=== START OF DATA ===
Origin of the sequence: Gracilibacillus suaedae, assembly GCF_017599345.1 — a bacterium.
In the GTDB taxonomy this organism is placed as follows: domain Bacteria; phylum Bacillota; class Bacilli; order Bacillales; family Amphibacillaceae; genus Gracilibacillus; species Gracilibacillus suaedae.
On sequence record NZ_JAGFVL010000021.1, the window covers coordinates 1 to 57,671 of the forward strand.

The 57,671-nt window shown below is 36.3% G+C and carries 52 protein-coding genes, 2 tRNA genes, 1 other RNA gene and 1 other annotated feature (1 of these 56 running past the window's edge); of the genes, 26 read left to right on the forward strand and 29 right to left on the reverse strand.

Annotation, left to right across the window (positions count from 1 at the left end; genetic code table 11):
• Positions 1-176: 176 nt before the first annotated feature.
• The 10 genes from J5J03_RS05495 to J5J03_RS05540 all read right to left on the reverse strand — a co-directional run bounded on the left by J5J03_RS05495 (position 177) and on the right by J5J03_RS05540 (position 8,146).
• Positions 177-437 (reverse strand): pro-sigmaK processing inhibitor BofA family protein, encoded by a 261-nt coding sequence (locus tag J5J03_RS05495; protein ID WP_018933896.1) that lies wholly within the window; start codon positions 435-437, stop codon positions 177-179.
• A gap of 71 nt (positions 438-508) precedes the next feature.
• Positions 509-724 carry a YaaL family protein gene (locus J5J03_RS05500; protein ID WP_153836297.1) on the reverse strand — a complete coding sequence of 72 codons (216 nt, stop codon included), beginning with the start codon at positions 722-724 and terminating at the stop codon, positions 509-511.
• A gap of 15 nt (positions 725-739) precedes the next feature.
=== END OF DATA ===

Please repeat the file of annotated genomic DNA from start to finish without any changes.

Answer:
Origin of the sequence: Gracilibacillus suaedae, assembly GCF_017599345.1 — a bacterium.
In the GTDB taxonomy this organism is placed as follows: domain Bacteria; phylum Bacillota; class Bacilli; order Bacillales; family Amphibacillaceae; genus Gracilibacillus; species Gracilibacillus suaedae.
On sequence record NZ_JAGFVL010000021.1, the window covers coordinates 1 to 57,671 of the forward strand.

The 57,671-nt window shown below is 36.3% G+C and carries 52 protein-coding genes, 2 tRNA genes, 1 other RNA gene and 1 other annotated feature (1 of these 56 running past the window's edge); of the genes, 26 read left to right on the forward strand and 29 right to left on the reverse strand.

Annotation, left to right across the window (positions count from 1 at the left end; genetic code table 11):
• Positions 1-176: 176 nt before the first annotated feature.
• The 10 genes from J5J03_RS05495 to J5J03_RS05540 all read right to left on the reverse strand — a co-directional run bounded on the left by J5J03_RS05495 (position 177) and on the right by J5J03_RS05540 (position 8,146).
• Positions 177-437 (reverse strand): pro-sigmaK processing inhibitor BofA family protein, encoded by a 261-nt coding sequence (locus tag J5J03_RS05495; protein ID WP_018933896.1) that lies wholly within the window; start codon positions 435-437, stop codon positions 177-179.
• A gap of 71 nt (positions 438-508) precedes the next feature.
• Positions 509-724 carry a YaaL family protein gene (locus J5J03_RS05500; protein ID WP_153836297.1) on the reverse strand — a complete coding sequence of 72 codons (216 nt, stop codon included), beginning with the start codon at positions 722-724 and terminating at the stop codon, positions 509-511.
• A gap of 15 nt (positions 725-739) precedes the next feature.